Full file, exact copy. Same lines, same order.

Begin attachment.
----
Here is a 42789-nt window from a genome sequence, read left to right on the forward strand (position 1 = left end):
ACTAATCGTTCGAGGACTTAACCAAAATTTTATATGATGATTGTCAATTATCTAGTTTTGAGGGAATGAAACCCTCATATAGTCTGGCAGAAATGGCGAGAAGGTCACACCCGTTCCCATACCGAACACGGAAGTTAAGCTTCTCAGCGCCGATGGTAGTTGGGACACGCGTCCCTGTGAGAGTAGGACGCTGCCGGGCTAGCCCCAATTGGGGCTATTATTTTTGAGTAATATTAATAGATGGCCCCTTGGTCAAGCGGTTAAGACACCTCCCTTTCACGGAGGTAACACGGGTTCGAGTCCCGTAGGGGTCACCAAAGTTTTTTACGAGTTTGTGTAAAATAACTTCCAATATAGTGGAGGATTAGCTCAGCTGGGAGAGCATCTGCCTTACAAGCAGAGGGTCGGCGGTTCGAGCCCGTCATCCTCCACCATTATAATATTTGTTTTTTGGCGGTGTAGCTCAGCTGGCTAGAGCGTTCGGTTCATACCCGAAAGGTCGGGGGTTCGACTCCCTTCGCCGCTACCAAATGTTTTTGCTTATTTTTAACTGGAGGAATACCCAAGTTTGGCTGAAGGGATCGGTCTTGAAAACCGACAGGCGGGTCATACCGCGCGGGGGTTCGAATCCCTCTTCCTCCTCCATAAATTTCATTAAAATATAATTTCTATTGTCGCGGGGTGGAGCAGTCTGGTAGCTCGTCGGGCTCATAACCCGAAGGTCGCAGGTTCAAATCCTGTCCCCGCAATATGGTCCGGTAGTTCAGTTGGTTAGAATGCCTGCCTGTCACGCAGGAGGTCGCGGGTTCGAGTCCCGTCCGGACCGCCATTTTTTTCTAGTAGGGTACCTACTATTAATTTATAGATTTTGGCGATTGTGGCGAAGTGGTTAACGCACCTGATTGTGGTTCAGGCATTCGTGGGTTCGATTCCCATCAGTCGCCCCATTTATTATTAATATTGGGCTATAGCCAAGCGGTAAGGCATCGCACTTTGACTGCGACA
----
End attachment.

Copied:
Here is a 42789-nt window from a genome sequence, read left to right on the forward strand (position 1 = left end):
ACTAATCGTTCGAGGACTTAACCAAAATTTTATATGATGATTGTCAATTATCTAGTTTTGAGGGAATGAAACCCTCATATAGTCTGGCAGAAATGGCGAGAAGGTCACACCCGTTCCCATACCGAACACGGAAGTTAAGCTTCTCAGCGCCGATGGTAGTTGGGACACGCGTCCCTGTGAGAGTAGGACGCTGCCGGGCTAGCCCCAATTGGGGCTATTATTTTTGAGTAATATTAATAGATGGCCCCTTGGTCAAGCGGTTAAGACACCTCCCTTTCACGGAGGTAACACGGGTTCGAGTCCCGTAGGGGTCACCAAAGTTTTTTACGAGTTTGTGTAAAATAACTTCCAATATAGTGGAGGATTAGCTCAGCTGGGAGAGCATCTGCCTTACAAGCAGAGGGTCGGCGGTTCGAGCCCGTCATCCTCCACCATTATAATATTTGTTTTTTGGCGGTGTAGCTCAGCTGGCTAGAGCGTTCGGTTCATACCCGAAAGGTCGGGGGTTCGACTCCCTTCGCCGCTACCAAATGTTTTTGCTTATTTTTAACTGGAGGAATACCCAAGTTTGGCTGAAGGGATCGGTCTTGAAAACCGACAGGCGGGTCATACCGCGCGGGGGTTCGAATCCCTCTTCCTCCTCCATAAATTTCATTAAAATATAATTTCTATTGTCGCGGGGTGGAGCAGTCTGGTAGCTCGTCGGGCTCATAACCCGAAGGTCGCAGGTTCAAATCCTGTCCCCGCAATATGGTCCGGTAGTTCAGTTGGTTAGAATGCCTGCCTGTCACGCAGGAGGTCGCGGGTTCGAGTCCCGTCCGGACCGCCATTTTTTTCTAGTAGGGTACCTACTATTAATTTATAGATTTTGGCGATTGTGGCGAAGTGGTTAACGCACCTGATTGTGGTTCAGGCATTCGTGGGTTCGATTCCCATCAGTCGCCCCATTTATTATTAATATTGGGCTATAGCCAAGCGGTAAGGCATCGCACTTTGACTGCGACA